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THE 20 MOST LEGENDARY ‘SATURDAY NIGHT LIVE’ GAME SHOW SKETCHES

 

Saturday Night Live‘s game show sketches can be hit or miss, but many that have aired over the years have been instant classics — especially when they were derailed by Burt Reynolds and Sean Connery. So suck it, Trebek, and join us as we look back at some ofSNL‘s finest game show parodies.

“Celebrity Jeopardy” (1996-2002; 2015)

Saturday Night Live‘s best recurring game show sketch has given us so many lasting gifts: Norm Macdonald’s Burt Reynolds, Darrell Hammond’s Sean Connery, Will Ferrell’s exasperated and put-upon Alex Trebek, lots of double entendres, and, of course, the giant foam hat.

Meet Your Second Wife?” (2015)

Trust co-hosts Tina Fey and Amy Poehler to give us one of the edgiest game show parodies we’ve seen in years. In this controversial sketch, unsuspecting men Kenan Thompson, Taran Killam, and Bobby Moynihan are introduced to their “second wives,” who range from eighth-grader to unborn fetus. The sketch may be jarring to watch, but it’s certainly not unrealistic. Right, Donald Trump?

What’s Up with That?” (2009-2012; 2015)

Even if you’re sick of this sketch after the third or fourth or 100th repeat, Kenan Thompson’s feel-good energy never stops being contagious. We hope Jason Sudeikis’s jumpsuit-wearing sidekick Vance is still out there dancing somewhere.

Geek, Dweeb, or Spazz” (1994)

High school bullying has never been so fun! Rob Schneider, Ellen Cleghorne, Adam Sandler, and Mike Myers play the cool kids, while Emilio Estevez, David Spade, and Melanie Hutsell serve as their targets in this well-executed sketch.

Quiz Masters” (1986)

Dana Carvey totally sells this clever premise about a psychic game show contestant, while Phil Hartman brings his traditional flair to the straight-man role.

“Picture Perfect” (2015)

This “Win, Lose, or Draw” parody managed to be both provocative and tasteful about a sensitive subject, all while teaching you what not to do on your next family Pictionary night.

Secret Word” (2010-2012)

This recurring ’70s game show sketch gave us one of Kristen Wiig’s greatest characters: washed-up Broadway actress Mindy Gracin, star of hit flops like “Kenya Karen and the Watubi Crew,” “The Incoherence of Miss Tiffany,” and “Wigwam Suzy and the Corn Maize Crew.”

Hollywood Game Night” (2014-2015)

The sketch that gave us Kate McKinnon’s Jane Lynch (“America’s No. 2 lesbian”) is a worthy successor to “Celebrity Jeopardy” in terms of wacky-brilliant celebrity impressions.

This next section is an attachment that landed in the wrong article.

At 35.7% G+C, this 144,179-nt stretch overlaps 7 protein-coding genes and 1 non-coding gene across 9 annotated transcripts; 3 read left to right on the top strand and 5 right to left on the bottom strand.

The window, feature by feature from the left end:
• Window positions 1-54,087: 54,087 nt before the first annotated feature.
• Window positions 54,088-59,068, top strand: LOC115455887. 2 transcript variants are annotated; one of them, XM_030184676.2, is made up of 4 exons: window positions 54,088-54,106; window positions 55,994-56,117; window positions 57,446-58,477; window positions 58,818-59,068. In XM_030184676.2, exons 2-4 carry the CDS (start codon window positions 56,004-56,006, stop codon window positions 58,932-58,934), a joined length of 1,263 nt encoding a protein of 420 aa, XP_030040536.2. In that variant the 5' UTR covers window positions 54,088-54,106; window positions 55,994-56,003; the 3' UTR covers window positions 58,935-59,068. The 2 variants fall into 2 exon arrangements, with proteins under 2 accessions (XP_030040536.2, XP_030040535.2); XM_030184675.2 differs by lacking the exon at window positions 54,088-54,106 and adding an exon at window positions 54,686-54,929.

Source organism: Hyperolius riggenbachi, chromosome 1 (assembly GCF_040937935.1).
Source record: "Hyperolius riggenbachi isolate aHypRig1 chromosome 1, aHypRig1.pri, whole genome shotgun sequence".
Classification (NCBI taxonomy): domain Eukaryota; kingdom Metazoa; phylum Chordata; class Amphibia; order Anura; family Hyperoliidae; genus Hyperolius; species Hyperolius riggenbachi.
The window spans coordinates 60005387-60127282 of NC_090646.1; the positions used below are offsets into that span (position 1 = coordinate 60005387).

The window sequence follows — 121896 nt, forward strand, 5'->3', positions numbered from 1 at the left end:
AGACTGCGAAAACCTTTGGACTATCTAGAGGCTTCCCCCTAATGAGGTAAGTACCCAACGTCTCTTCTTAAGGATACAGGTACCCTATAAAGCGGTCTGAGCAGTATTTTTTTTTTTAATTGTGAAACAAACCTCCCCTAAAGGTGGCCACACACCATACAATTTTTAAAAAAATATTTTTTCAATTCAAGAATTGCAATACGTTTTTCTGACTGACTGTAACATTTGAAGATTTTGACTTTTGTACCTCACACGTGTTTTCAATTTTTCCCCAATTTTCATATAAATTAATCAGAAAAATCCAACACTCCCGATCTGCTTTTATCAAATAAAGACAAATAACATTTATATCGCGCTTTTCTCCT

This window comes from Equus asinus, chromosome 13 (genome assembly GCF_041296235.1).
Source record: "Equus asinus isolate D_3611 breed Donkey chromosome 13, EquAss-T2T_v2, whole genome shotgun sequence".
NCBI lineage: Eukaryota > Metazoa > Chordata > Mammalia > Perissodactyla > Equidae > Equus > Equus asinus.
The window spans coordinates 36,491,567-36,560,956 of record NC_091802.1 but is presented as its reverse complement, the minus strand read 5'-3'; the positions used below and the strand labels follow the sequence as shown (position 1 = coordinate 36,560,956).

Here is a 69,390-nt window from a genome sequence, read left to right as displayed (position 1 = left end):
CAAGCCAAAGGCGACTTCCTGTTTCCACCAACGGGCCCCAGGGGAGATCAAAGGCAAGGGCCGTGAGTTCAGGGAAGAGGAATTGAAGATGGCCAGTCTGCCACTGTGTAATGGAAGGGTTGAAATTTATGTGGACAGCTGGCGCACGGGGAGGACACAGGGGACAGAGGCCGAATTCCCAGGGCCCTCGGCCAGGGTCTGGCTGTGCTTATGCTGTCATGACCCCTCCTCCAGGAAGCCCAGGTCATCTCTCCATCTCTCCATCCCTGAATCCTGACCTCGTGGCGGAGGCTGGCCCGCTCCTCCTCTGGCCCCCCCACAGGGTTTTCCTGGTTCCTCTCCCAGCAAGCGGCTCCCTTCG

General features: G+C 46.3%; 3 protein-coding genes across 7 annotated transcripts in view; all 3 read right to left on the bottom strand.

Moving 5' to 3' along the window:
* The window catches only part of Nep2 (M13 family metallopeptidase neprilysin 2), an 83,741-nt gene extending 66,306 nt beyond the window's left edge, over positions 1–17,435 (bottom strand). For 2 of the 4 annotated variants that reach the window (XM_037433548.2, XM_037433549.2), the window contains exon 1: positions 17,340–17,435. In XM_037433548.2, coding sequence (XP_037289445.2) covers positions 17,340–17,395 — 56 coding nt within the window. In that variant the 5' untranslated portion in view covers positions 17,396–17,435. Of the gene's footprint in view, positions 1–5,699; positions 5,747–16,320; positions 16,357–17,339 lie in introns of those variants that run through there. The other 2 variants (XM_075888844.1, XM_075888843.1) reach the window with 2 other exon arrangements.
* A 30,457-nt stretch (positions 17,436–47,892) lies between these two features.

Bensonhurst Dating Game” (1992)

From a time when racial tensions on SNL were high (something Chris Rock has spoken about at length), this sketch about an Italian-American game show host (Joe Pesci, at his best) singling out a black contestant packs a real punch.

Jackie Rogers Jr.’s $100,000 Jackpot Wad” (1985)

This glorious sketch seems to have been lost to the annals of history (at least online). You can still read the transcript (click the sketch title above) — although no script can do justice to Billy Crystal’s Sammy Davis Jr. impression. Martin Short, playing the titular albino lounge singer, proves why he’s one of SNL‘s all-time MVPs.

“Black Jeopardy” (2015)

It’s hard to do something new with the Jeopardy format, but this recent sketch shows how sharp and funny SNL can be when it stops treating race with kid gloves. Elizabeth Banks is delightfully clueless as the show’s lone white contestant.

Japanese Game Show” (1994)

Chris Farley is hilarious as a befuddled American tourist who ends up playing a particularly brutal Japanese game show — even if Mike Myers and Alec Baldwin playing Japanese characters would never fly nowadays.

Dylan McDermott or Dermot Mulroney?” (2012)

Jay Pharoah, Kenan Thompson, and Jamie Foxx play contestants trying to tell the difference between photos of similarly named, similar-looking white dudes Dylan McDermott and Dermot Mulroney. If I can come up with a comedic idea this self-contained and perfect just once in my life, I will die a happy woman.

Stand-Up and Win” (1992)

On this game show for Seinfeldian stand-up comics, Jerry Seinfeld spoofed his influential cadence and joke-telling style (“What’s the deal with [blank]?!”) to very funny effect.

It’s a Match” (2008)

This delightfully ’70s Match Game parody has some pretty great character work all around, most notably Shia LaBeouf’s performance as unicorn-T-wearing “Master of Illusion Dirk Densten.”

“Game of Game of Thrones” (2013)

If you’re the kind of person who knows the sigils of every house in Westeros but not the capital of Wisconsin, this is the game show for you.

Bill Swerski’s Super Fans: Quiz Masters” (1992)

Turns out that repeatedly yelling about Ditka and “da Bears” in a thick Chicago accent is just as entertaining in game show format.

Lifetime’s First Original Game Show: What’s Wrong With Tanya?!” (2011)

This spot-on spoof of melodramatic Lifetime movie tropes is anchored by a perfectly creepy Bill Hader, whose natural gravitas and impressive range of eyebrow movement made him the go-to game show host during his SNL tenure.

The Coneheads: Family Feud” (1978)

SNL has done a lot of Family Feud parodies in its day, but the simplest approach — putting in a bunch of your best original characters (and original cast members) and letting them run wild — is still the best one.

What Is Burn Notice?” (2010)

Contestants Will Forte, Ashton Kutcher, and Kristen Wiig are challenged to name anything they can — literally anything — about the extremely popular cable show Burn Notice. They can’t, probably because Burn Notice is a total Dad Show.

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